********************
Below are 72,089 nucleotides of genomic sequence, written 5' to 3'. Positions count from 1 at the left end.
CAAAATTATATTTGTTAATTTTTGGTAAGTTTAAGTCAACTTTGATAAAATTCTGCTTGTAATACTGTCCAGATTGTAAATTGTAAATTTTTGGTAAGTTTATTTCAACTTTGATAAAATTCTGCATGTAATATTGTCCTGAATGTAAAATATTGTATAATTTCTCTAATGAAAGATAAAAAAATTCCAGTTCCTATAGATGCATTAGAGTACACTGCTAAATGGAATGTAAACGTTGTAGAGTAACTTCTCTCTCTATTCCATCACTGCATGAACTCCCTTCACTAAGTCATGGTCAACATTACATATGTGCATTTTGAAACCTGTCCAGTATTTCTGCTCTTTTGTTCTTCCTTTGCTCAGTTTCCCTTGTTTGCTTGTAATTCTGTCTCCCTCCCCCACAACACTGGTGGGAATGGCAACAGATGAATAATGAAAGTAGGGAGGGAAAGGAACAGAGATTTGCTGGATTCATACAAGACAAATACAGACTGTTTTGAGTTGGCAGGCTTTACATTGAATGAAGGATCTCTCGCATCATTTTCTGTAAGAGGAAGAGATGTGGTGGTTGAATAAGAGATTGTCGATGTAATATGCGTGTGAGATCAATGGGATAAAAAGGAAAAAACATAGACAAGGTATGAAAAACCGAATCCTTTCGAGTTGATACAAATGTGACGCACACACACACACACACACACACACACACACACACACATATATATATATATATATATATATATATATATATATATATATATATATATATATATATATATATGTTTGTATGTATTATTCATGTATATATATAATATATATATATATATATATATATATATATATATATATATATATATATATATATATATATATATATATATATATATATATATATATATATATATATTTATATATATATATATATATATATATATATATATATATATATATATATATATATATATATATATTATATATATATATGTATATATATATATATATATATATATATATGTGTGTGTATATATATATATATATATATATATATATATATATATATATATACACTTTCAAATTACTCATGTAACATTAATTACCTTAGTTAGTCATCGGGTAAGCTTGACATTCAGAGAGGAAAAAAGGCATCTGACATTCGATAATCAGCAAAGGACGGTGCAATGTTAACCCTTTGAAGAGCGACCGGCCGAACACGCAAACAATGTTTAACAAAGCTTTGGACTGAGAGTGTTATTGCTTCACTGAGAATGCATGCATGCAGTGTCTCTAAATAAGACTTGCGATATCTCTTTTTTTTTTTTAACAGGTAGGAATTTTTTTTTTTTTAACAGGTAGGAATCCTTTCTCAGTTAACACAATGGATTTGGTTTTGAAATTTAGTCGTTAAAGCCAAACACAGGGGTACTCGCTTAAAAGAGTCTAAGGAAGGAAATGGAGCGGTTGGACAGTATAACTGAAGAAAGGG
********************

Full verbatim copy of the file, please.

Below are 72,089 nucleotides of genomic sequence, written 5' to 3'. Positions count from 1 at the left end.
CAAAATTATATTTGTTAATTTTTGGTAAGTTTAAGTCAACTTTGATAAAATTCTGCTTGTAATACTGTCCAGATTGTAAATTGTAAATTTTTGGTAAGTTTATTTCAACTTTGATAAAATTCTGCATGTAATATTGTCCTGAATGTAAAATATTGTATAATTTCTCTAATGAAAGATAAAAAAATTCCAGTTCCTATAGATGCATTAGAGTACACTGCTAAATGGAATGTAAACGTTGTAGAGTAACTTCTCTCTCTATTCCATCACTGCATGAACTCCCTTCACTAAGTCATGGTCAACATTACATATGTGCATTTTGAAACCTGTCCAGTATTTCTGCTCTTTTGTTCTTCCTTTGCTCAGTTTCCCTTGTTTGCTTGTAATTCTGTCTCCCTCCCCCACAACACTGGTGGGAATGGCAACAGATGAATAATGAAAGTAGGGAGGGAAAGGAACAGAGATTTGCTGGATTCATACAAGACAAATACAGACTGTTTTGAGTTGGCAGGCTTTACATTGAATGAAGGATCTCTCGCATCATTTTCTGTAAGAGGAAGAGATGTGGTGGTTGAATAAGAGATTGTCGATGTAATATGCGTGTGAGATCAATGGGATAAAAAGGAAAAAACATAGACAAGGTATGAAAAACCGAATCCTTTCGAGTTGATACAAATGTGACGCACACACACACACACACACACACACACACACACACACATATATATATATATATATATATATATATATATATATATATATATATATATATATATATATATATGTTTGTATGTATTATTCATGTATATATATAATATATATATATATATATATATATATATATATATATATATATATATATATATATATATATATATATATATATATATATATATATATATATATATATTTATATATATATATATATATATATATATATATATATATATATATATATATATATATATATATATTATATATATATATGTATATATATATATATATATATATATATATGTGTGTGTATATATATATATATATATATATATATATATATATATATATATACACTTTCAAATTACTCATGTAACATTAATTACCTTAGTTAGTCATCGGGTAAGCTTGACATTCAGAGAGGAAAAAAGGCATCTGACATTCGATAATCAGCAAAGGACGGTGCAATGTTAACCCTTTGAAGAGCGACCGGCCGAACACGCAAACAATGTTTAACAAAGCTTTGGACTGAGAGTGTTATTGCTTCACTGAGAATGCATGCATGCAGTGTCTCTAAATAAGACTTGCGATATCTCTTTTTTTTTTTTAACAGGTAGGAATTTTTTTTTTTTTAACAGGTAGGAATCCTTTCTCAGTTAACACAATGGATTTGGTTTTGAAATTTAGTCGTTAAAGCCAAACACAGGGGTACTCGCTTAAAAGAGTCTAAGGAAGGAAATGGAGCGGTTGGACAGTATAACTGAAGAAAGGG